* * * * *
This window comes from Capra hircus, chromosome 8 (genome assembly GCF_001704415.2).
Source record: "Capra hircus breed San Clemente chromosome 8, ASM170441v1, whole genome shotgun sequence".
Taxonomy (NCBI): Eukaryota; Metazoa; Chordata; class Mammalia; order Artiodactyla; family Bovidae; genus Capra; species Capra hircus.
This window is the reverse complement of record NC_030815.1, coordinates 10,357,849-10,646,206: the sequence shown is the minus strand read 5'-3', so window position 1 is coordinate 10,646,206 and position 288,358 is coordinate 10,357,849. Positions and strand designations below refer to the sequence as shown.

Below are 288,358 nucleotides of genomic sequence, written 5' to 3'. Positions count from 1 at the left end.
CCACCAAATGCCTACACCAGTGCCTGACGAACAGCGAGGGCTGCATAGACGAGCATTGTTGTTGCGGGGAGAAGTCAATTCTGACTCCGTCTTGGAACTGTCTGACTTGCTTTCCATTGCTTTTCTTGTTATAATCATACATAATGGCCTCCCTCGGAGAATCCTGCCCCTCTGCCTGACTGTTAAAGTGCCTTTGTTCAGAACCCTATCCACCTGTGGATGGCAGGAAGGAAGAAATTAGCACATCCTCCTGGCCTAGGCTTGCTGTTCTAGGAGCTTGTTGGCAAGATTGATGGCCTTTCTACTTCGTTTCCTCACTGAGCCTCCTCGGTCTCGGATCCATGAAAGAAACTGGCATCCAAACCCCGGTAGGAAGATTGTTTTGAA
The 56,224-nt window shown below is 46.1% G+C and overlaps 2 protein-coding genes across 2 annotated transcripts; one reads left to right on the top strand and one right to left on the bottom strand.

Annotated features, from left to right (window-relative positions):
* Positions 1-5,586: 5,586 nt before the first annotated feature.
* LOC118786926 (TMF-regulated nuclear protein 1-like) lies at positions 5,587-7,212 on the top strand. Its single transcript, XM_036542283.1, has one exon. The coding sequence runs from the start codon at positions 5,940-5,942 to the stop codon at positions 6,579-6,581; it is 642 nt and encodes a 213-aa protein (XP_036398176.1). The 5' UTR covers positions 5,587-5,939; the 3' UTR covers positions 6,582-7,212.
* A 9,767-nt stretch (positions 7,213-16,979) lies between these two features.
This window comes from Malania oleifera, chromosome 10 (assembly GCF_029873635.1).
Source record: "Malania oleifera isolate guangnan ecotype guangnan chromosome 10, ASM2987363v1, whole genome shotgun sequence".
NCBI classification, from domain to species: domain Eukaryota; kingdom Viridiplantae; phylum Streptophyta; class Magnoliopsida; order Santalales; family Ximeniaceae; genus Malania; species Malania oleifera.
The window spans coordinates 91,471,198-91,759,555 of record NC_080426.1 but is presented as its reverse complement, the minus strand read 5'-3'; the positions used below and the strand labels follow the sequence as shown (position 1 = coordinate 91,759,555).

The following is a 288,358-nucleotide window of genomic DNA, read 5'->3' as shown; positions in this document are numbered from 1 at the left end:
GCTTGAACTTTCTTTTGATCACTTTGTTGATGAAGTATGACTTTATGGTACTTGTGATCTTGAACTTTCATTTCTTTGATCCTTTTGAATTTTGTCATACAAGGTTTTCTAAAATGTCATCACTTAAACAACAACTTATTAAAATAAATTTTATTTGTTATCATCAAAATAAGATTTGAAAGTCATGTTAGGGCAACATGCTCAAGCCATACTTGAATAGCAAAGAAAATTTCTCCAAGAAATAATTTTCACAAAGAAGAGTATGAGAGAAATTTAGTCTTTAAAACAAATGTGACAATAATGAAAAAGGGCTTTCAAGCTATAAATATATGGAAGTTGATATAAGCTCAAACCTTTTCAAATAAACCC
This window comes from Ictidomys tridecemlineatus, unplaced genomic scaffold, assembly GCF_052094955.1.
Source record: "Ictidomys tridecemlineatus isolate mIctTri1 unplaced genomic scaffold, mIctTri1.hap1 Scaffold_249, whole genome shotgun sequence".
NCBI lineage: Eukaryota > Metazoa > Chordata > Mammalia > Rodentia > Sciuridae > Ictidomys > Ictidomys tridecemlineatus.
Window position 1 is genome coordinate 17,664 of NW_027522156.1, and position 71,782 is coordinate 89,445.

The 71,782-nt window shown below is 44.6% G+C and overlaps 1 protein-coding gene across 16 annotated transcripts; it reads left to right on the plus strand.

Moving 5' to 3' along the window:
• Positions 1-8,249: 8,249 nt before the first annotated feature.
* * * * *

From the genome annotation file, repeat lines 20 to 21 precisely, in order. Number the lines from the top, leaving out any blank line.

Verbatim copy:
NCBI lineage: Eukaryota > Metazoa > Chordata > Mammalia > Rodentia > Sciuridae > Ictidomys > Ictidomys tridecemlineatus.
Window position 1 is genome coordinate 17,664 of NW_027522156.1, and position 71,782 is coordinate 89,445.